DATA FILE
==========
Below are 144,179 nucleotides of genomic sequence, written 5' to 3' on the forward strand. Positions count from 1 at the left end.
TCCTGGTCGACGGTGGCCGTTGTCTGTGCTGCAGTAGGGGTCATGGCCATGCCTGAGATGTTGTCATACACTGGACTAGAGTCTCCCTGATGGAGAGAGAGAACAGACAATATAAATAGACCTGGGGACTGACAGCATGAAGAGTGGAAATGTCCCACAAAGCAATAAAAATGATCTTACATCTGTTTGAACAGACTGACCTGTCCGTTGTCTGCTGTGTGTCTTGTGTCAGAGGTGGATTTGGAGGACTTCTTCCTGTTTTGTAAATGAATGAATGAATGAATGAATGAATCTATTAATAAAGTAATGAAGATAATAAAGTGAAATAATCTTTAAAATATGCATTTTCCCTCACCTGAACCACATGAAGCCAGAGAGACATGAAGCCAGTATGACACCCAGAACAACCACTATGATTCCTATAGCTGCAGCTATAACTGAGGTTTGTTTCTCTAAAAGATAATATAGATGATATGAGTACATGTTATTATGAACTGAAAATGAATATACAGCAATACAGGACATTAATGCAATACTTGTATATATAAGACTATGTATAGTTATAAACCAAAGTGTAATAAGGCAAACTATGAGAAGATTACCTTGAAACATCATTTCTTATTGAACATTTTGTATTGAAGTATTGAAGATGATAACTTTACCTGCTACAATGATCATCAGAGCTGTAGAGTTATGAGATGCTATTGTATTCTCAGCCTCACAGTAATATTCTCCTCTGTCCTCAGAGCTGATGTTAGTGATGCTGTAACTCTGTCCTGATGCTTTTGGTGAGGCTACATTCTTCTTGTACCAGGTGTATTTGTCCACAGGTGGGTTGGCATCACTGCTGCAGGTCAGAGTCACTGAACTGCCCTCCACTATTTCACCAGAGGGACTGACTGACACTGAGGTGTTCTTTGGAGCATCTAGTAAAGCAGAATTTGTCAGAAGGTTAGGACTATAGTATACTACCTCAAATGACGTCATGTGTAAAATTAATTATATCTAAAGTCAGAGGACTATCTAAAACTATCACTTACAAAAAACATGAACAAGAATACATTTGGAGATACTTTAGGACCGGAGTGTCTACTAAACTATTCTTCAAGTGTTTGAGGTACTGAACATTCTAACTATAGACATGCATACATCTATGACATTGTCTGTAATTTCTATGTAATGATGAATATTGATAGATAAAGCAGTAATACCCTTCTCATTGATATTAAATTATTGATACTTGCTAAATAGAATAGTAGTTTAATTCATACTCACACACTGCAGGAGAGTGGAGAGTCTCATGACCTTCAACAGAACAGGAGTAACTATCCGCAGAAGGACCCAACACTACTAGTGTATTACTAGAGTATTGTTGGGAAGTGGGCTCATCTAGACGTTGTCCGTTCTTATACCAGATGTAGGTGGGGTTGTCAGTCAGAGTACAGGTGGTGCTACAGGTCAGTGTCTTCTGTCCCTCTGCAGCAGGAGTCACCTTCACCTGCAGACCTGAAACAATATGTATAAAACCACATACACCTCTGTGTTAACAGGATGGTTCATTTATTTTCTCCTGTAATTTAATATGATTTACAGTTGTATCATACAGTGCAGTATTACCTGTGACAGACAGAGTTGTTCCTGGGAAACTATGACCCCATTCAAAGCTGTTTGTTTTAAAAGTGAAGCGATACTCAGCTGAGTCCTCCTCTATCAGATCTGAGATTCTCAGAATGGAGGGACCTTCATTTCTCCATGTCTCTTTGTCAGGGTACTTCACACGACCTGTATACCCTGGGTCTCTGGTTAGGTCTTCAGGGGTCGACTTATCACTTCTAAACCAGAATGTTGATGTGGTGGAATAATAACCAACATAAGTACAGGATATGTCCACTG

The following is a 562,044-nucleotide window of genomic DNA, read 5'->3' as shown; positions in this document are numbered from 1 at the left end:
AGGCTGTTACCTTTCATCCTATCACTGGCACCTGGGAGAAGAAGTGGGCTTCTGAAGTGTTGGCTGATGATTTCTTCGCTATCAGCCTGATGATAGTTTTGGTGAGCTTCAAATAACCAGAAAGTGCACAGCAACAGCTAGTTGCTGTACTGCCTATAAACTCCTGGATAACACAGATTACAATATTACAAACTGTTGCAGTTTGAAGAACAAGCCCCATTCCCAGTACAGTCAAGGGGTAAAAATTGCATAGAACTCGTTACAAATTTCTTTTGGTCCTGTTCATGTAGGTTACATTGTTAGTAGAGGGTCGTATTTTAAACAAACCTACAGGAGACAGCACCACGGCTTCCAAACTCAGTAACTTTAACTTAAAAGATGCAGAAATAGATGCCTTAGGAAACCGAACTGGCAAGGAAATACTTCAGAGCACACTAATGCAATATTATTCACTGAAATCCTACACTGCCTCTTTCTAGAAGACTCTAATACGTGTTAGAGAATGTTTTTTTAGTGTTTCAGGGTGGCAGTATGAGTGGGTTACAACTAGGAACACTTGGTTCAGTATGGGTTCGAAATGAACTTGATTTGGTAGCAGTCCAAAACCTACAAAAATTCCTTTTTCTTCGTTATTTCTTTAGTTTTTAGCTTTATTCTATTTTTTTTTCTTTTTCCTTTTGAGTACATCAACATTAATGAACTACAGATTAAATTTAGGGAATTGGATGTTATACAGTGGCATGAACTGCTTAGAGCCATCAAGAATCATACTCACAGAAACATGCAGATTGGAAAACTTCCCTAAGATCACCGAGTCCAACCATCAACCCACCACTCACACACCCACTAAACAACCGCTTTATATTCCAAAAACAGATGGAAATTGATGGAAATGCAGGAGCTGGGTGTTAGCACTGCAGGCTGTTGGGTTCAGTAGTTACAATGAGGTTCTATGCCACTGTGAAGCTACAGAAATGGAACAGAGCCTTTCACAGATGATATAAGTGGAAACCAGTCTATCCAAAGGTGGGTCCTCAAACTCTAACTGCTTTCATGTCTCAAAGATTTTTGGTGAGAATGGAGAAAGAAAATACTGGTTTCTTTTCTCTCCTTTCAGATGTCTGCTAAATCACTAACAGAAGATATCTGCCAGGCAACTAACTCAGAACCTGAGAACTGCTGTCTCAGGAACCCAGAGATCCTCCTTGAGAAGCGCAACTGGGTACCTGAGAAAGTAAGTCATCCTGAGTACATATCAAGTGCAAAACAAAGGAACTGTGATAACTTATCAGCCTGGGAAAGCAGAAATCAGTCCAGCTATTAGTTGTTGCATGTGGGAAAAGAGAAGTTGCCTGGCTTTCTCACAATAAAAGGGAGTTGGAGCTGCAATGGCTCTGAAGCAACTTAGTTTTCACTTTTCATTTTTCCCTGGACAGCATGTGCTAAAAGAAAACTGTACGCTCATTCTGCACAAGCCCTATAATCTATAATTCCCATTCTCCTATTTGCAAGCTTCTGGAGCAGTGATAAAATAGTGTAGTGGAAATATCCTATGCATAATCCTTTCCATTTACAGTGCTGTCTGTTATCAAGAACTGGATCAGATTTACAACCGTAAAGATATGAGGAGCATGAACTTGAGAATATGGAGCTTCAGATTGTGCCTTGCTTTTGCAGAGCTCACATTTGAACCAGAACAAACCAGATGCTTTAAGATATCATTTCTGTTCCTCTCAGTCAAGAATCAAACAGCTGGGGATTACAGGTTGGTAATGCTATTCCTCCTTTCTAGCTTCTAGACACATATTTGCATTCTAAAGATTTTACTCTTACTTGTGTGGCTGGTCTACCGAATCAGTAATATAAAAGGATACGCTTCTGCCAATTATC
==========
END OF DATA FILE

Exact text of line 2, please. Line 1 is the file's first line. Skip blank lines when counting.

TCCTGGTCGACGGTGGCCGTTGTCTGTGCTGCAGTAGGGGTCATGGCCATGCCTGAGATGTTGTCATACACTGGACTAGAGTCTCCCTGATGGAGAGAGAGAACAGACAATATAAATAGACCTGGGGACTGACAGCATGAAGAGTGGAAATGTCCCACAAAGCAATAAAAATGATCTTACATCTGTTTGAACAGACTGACCTGTCCGTTGTCTGCTGTGTGTCTTGTGTCAGAGGTGGATTTGGAGGACTTCTTCCTGTTTTGTAAATGAATGAATGAATGAATGAATGAATCTATTAATAAAGTAATGAAGATAATAAAGTGAAATAATCTTTAAAATATGCATTTTCCCTCACCTGAACCACATGAAGCCAGAGAGACATGAAGCCAGTATGACACCCAGAACAACCACTATGATTCCTATAGCTGCAGCTATAACTGAGGTTTGTTTCTCTAAAAGATAATATAGATGATATGAGTACATGTTATTATGAACTGAAAATGAATATACAGCAATACAGGACATTAATGCAATACTTGTATATATAAGACTATGTATAGTTATAAACCAAAGTGTAATAAGGCAAACTATGAGAAGATTACCTTGAAACATCATTTCTTATTGAACATTTTGTATTGAAGTATTGAAGATGATAACTTTACCTGCTACAATGATCATCAGAGCTGTAGAGTTATGAGATGCTATTGTATTCTCAGCCTCACAGTAATATTCTCCTCTGTCCTCAGAGCTGATGTTAGTGATGCTGTAACTCTGTCCTGATGCTTTTGGTGAGGCTACATTCTTCTTGTACCAGGTGTATTTGTCCACAGGTGGGTTGGCATCACTGCTGCAGGTCAGAGTCACTGAACTGCCCTCCACTATTTCACCAGAGGGACTGACTGACACTGAGGTGTTCTTTGGAGCATCTAGTAAAGCAGAATTTGTCAGAAGGTTAGGACTATAGTATACTACCTCAAATGACGTCATGTGTAAAATTAATTATATCTAAAGTCAGAGGACTATCTAAAACTATCACTTACAAAAAACATGAACAAGAATACATTTGGAGATACTTTAGGACCGGAGTGTCTACTAAACTATTCTTCAAGTGTTTGAGGTACTGAACATTCTAACTATAGACATGCATACATCTATGACATTGTCTGTAATTTCTATGTAATGATGAATATTGATAGATAAAGCAGTAATACCCTTCTCATTGATATTAAATTATTGATACTTGCTAAATAGAATAGTAGTTTAATTCATACTCACACACTGCAGGAGAGTGGAGAGTCTCATGACCTTCAACAGAACAGGAGTAACTATCCGCAGAAGGACCCAACACTACTAGTGTATTACTAGAGTATTGTTGGGAAGTGGGCTCATCTAGACGTTGTCCGTTCTTATACCAGATGTAGGTGGGGTTGTCAGTCAGAGTACAGGTGGTGCTACAGGTCAGTGTCTTCTGTCCCTCTGCAGCAGGAGTCACCTTCACCTGCAGACCTGAAACAATATGTATAAAACCACATACACCTCTGTGTTAACAGGATGGTTCATTTATTTTCTCCTGTAATTTAATATGATTTACAGTTGTATCATACAGTGCAGTATTACCTGTGACAGACAGAGTTGTTCCTGGGAAACTATGACCCCATTCAAAGCTGTTTGTTTTAAAAGTGAAGCGATACTCAGCTGAGTCCTCCTCTATCAGATCTGAGATTCTCAGAATGGAGGGACCTTCATTTCTCCATGTCTCTTTGTCAGGGTACTTCACACGACCTGTATACCCTGGGTCTCTGGTTAGGTCTTCAGGGGTCGACTTATCACTTCTAAACCAGAATGTTGATGTGGTGGAATAATAACCAACATAAGTACAGGATATGTCCACTG